A Shadow, No Doubt
“Carried by a style of writing which is both poetic in its descriptions and thorough in its dialogues, this novel talks about illusions and lies, it mixes time frames to show us that history hesitates and that no one is ever entirely innocent.” Lire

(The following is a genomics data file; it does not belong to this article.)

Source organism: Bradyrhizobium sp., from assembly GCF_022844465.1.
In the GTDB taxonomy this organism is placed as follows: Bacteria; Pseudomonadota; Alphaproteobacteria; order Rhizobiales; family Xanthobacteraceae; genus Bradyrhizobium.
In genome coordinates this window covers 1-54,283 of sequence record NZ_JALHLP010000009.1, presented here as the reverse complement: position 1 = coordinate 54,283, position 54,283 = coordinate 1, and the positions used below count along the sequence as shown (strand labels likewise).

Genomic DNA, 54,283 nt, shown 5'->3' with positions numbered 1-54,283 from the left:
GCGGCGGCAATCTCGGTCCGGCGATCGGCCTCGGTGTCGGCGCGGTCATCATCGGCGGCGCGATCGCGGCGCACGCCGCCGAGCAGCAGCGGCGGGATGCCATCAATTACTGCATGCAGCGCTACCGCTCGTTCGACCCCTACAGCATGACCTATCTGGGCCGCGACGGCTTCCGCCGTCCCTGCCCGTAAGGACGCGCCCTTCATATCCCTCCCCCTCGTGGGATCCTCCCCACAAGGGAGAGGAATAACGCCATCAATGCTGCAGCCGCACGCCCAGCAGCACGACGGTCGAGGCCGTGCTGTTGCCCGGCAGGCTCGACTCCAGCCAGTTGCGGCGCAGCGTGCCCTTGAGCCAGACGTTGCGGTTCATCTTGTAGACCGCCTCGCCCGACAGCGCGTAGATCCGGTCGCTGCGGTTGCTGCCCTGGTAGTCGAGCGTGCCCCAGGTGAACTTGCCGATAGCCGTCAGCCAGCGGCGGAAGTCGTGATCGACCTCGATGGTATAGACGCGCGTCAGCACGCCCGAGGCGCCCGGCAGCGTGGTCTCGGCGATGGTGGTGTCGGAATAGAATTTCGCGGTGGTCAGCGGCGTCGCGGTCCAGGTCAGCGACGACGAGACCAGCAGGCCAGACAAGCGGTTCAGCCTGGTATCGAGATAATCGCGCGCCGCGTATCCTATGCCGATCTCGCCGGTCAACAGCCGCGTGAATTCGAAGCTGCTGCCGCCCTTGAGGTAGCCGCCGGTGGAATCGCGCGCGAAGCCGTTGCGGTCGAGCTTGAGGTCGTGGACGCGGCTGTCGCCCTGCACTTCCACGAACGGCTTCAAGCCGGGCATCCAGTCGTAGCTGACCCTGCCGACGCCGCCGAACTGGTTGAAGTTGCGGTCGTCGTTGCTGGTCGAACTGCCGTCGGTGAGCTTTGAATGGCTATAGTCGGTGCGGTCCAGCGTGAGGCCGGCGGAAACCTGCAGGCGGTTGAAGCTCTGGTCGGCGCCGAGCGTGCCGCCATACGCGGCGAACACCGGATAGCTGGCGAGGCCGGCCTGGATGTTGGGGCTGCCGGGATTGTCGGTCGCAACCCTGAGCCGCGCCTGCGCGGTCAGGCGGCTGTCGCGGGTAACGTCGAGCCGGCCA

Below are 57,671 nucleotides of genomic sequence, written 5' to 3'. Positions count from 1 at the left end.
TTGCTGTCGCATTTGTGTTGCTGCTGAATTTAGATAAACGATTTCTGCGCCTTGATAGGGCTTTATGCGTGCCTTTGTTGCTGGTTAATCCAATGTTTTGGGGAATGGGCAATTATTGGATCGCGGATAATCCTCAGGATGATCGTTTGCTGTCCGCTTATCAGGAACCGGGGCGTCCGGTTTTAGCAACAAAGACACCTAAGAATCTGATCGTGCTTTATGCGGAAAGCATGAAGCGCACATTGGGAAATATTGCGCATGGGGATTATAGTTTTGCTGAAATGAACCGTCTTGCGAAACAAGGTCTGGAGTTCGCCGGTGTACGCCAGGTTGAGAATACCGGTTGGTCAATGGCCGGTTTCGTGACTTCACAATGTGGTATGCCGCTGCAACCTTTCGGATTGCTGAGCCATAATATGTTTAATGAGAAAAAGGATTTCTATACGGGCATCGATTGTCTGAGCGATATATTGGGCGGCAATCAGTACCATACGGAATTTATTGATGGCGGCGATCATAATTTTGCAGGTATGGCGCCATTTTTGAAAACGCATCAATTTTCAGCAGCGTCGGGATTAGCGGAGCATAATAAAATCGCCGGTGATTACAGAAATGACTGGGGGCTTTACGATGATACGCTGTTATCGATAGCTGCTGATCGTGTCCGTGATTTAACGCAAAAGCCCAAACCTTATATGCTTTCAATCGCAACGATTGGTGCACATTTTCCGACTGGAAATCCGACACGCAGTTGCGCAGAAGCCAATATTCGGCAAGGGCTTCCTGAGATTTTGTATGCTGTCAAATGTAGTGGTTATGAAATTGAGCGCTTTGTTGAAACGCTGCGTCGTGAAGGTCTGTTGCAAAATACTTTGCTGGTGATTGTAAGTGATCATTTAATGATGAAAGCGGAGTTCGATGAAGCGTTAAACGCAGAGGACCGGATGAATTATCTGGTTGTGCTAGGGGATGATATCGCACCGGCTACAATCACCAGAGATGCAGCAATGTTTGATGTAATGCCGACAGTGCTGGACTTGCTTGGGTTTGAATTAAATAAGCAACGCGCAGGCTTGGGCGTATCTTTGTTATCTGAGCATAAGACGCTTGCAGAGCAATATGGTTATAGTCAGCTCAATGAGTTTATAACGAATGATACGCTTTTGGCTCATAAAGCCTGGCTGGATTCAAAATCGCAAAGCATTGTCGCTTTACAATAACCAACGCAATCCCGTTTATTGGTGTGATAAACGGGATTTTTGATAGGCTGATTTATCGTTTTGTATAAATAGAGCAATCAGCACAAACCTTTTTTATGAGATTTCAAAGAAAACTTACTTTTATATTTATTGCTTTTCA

George has returned to the village in northern France where he was born. His parents died a few weeks earlier – within days of each other – and he has come to empty their home. Every day he meets Augusta, an old family friend, in a parked car. Each day, Augusta tells him a little more about the Second World War, his parents, the village, the love stories and disappointments, secrets and regrets. George listens attentively, allowing the murmurs of the past to sink in. Under Nazi occupation, Valentine, George’s mother, was a dressmaker running a workshop with four other women from the village. One evening while Valentine and Augusta were working after curfew, an English parachutist, Rob Wilson, sought refuge in their workshop. As soon as he appeared, the fate of these three lives was intertwined forever. The two women both fell in love with Wilson, who in turn only had eyes for Valentine. They decided to hide Wilson’s ID papers in a wooden mannequin, while Roger, Valentine’s father, and Paul, her husband, hid the Englishmen in their barn. They taught Wilson the local dialect so that he could pass off as a farm hand. And all the while, the two women were constantly vying for Robert’s attention. On the night of the village fête, Robert and Valentine danced together all evening, blissfully unaware of what was going on around them. And out of jealousy, Augusta denounced Robert to the Gestapo… Listening to Augusta, trying to fit together the pieces of the past, George is haunted by one burning question: could the English hero have been his father? Michel Quint’s tour de force, colored with bitter-sweet nostalgia, brings alive a cast of ghosts from the past: Rainer Goetz, the German officer, and his friend, Fred, the Jewish pianist; and his sister; Toinette and the Parisian crowd from the Popular Front; Dolores, who stumbled into the Spanish Civil War… With grace and precision, Quint carves out the moving tale of simple people, caught in that moment in time, and whose love stories and betrayals cast a distant and yet familiar shadow on the present.